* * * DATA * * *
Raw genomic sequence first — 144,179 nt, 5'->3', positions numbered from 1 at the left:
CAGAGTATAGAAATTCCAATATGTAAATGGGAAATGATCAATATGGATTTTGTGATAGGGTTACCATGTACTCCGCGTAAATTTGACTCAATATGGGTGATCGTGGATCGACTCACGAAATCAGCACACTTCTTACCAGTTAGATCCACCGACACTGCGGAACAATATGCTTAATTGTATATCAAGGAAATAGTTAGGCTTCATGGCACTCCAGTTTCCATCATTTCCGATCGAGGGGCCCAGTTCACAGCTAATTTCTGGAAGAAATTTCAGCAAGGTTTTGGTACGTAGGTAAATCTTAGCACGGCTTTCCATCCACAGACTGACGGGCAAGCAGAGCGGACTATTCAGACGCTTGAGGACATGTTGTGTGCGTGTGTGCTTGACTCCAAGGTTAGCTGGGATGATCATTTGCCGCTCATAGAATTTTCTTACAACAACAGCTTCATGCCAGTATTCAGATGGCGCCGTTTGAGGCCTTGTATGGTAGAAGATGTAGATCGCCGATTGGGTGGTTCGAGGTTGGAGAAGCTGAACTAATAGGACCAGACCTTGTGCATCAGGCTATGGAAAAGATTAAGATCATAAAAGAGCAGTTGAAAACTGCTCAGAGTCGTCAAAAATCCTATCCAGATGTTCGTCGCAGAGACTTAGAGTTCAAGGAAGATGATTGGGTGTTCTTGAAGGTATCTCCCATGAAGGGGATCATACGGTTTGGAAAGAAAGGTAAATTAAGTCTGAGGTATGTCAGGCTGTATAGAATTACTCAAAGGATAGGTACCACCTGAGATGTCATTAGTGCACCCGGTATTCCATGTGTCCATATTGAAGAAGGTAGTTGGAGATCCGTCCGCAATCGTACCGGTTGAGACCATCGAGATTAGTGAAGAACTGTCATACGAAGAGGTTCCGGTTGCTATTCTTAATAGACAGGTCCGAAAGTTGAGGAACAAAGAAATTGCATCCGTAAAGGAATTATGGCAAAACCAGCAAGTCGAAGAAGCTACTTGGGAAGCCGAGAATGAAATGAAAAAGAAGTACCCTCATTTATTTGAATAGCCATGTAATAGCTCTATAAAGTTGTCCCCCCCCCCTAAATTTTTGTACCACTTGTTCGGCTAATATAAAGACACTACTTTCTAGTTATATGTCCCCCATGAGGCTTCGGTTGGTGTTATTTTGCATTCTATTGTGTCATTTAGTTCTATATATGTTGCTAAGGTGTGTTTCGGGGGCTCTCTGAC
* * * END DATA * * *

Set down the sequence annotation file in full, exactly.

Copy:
Raw genomic sequence first — 144,179 nt, 5'->3', positions numbered from 1 at the left:
CAGAGTATAGAAATTCCAATATGTAAATGGGAAATGATCAATATGGATTTTGTGATAGGGTTACCATGTACTCCGCGTAAATTTGACTCAATATGGGTGATCGTGGATCGACTCACGAAATCAGCACACTTCTTACCAGTTAGATCCACCGACACTGCGGAACAATATGCTTAATTGTATATCAAGGAAATAGTTAGGCTTCATGGCACTCCAGTTTCCATCATTTCCGATCGAGGGGCCCAGTTCACAGCTAATTTCTGGAAGAAATTTCAGCAAGGTTTTGGTACGTAGGTAAATCTTAGCACGGCTTTCCATCCACAGACTGACGGGCAAGCAGAGCGGACTATTCAGACGCTTGAGGACATGTTGTGTGCGTGTGTGCTTGACTCCAAGGTTAGCTGGGATGATCATTTGCCGCTCATAGAATTTTCTTACAACAACAGCTTCATGCCAGTATTCAGATGGCGCCGTTTGAGGCCTTGTATGGTAGAAGATGTAGATCGCCGATTGGGTGGTTCGAGGTTGGAGAAGCTGAACTAATAGGACCAGACCTTGTGCATCAGGCTATGGAAAAGATTAAGATCATAAAAGAGCAGTTGAAAACTGCTCAGAGTCGTCAAAAATCCTATCCAGATGTTCGTCGCAGAGACTTAGAGTTCAAGGAAGATGATTGGGTGTTCTTGAAGGTATCTCCCATGAAGGGGATCATACGGTTTGGAAAGAAAGGTAAATTAAGTCTGAGGTATGTCAGGCTGTATAGAATTACTCAAAGGATAGGTACCACCTGAGATGTCATTAGTGCACCCGGTATTCCATGTGTCCATATTGAAGAAGGTAGTTGGAGATCCGTCCGCAATCGTACCGGTTGAGACCATCGAGATTAGTGAAGAACTGTCATACGAAGAGGTTCCGGTTGCTATTCTTAATAGACAGGTCCGAAAGTTGAGGAACAAAGAAATTGCATCCGTAAAGGAATTATGGCAAAACCAGCAAGTCGAAGAAGCTACTTGGGAAGCCGAGAATGAAATGAAAAAGAAGTACCCTCATTTATTTGAATAGCCATGTAATAGCTCTATAAAGTTGTCCCCCCCCCCTAAATTTTTGTACCACTTGTTCGGCTAATATAAAGACACTACTTTCTAGTTATATGTCCCCCATGAGGCTTCGGTTGGTGTTATTTTGCATTCTATTGTGTCATTTAGTTCTATATATGTTGCTAAGGTGTGTTTCGGGGGCTCTCTGAC